“These students, will be invited to transition over to the Five Islands Campus. This is an historic moment in the development of the Caribbean community, in Antigua and Barbuda, the OECS, and for The University of the West Indies that is committed to serving the needs of its chartered members, and the entire region.”

Sir Hilary said that like its sister campuses, the Five Islands Campus will begin in a modest fashion, and will no doubt soar to magnificent heights in the years to come.

“It’s a future to be crafted by us all. In this regard we urge the region to embrace this youngest sibling of The UWI, in much the same way that you have developed and celebrated other campuses. This is why The UWI has become the number one ranked University in the Caribbean,’ he added.

Advertise with the mоѕt vіѕіtеd nеwѕ ѕіtе іn Antigua!
We offer fully customizable and flexible digital marketing packages.
Contact us at [email protected]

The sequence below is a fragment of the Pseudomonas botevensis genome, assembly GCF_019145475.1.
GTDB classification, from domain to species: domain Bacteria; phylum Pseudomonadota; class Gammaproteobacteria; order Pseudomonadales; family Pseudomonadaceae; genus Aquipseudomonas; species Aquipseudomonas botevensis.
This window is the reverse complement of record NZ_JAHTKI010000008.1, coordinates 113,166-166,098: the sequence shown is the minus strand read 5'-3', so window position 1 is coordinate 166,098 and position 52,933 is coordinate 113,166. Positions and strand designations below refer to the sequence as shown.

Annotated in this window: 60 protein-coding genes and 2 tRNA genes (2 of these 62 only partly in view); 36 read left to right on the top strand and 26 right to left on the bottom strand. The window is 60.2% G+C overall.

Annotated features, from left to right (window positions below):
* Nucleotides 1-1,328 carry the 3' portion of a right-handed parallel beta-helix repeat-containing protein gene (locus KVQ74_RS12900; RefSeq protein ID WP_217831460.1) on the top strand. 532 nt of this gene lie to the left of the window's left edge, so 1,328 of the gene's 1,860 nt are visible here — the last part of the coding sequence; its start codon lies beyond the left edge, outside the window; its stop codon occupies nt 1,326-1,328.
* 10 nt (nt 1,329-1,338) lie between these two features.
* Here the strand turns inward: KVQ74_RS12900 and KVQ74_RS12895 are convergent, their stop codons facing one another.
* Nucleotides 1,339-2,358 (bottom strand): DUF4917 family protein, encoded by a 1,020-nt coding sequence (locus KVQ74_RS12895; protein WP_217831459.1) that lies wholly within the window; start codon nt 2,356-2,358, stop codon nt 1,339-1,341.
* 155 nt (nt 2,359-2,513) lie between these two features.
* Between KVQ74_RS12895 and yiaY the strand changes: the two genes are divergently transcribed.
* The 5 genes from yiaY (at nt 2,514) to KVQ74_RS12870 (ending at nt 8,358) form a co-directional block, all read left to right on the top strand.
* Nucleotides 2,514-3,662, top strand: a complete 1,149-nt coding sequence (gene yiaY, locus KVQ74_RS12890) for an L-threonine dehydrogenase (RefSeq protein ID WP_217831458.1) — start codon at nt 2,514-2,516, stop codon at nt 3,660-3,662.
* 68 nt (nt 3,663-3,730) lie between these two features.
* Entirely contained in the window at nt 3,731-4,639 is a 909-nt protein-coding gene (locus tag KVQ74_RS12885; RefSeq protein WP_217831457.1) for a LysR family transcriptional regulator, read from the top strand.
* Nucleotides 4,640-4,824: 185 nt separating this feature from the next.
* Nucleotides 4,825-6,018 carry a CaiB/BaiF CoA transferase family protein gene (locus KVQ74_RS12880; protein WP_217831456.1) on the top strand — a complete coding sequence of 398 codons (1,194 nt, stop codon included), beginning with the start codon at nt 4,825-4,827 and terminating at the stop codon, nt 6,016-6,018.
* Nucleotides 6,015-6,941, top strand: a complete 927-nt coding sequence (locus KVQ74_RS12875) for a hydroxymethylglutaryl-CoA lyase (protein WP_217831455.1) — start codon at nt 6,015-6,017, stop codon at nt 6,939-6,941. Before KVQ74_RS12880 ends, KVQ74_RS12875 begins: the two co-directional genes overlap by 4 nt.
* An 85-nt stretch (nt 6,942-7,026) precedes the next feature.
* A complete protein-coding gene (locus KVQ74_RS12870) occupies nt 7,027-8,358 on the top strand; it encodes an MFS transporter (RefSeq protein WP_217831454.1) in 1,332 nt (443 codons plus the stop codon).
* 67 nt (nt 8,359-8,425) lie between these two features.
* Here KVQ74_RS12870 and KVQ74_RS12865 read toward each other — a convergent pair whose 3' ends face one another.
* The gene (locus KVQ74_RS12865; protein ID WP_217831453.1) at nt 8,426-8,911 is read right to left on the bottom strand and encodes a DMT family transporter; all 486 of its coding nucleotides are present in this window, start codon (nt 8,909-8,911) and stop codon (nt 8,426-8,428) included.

1. I wonder how Harold and Giselle feel now at this very moment, seeing that all their efforts to oppose the University have not worked at all. Will they tell their supporters not to send their children to the Antigua Campus. Or perhaps have a blockade in front of the school

    • Don’t have to do that. We just have to wait and see. The country has so many pressing needs that the government cannot meet yet they think they can run a university. I doubt that GB has fully thought out how he is going to maintain a university and the associated costs. Governments do not fully fund universities. They depend on endowments and contributions from wealthy individuals and corporations. Is the government going to cover the education costs for Antiguans? Most Antiguans can’t afford to go to university, unless they will be paying the same as the state college. Where is the money going to come from to pay qualified professors? No individual with a Phd is going to work for $4,000 per month.
      Look at the lack of infrastructure in Antigua and the condition of most of the government buildings.
      Most people know that Five Islands is a poor location for a university.
      Where are the sports facilities, dorms etc.
      It takes more to run a university than a big ego.
      The Pm wants to buy Digicel and Liat. Where is getting the money? He must have a money tree that no one else knows about.

Comments are closed.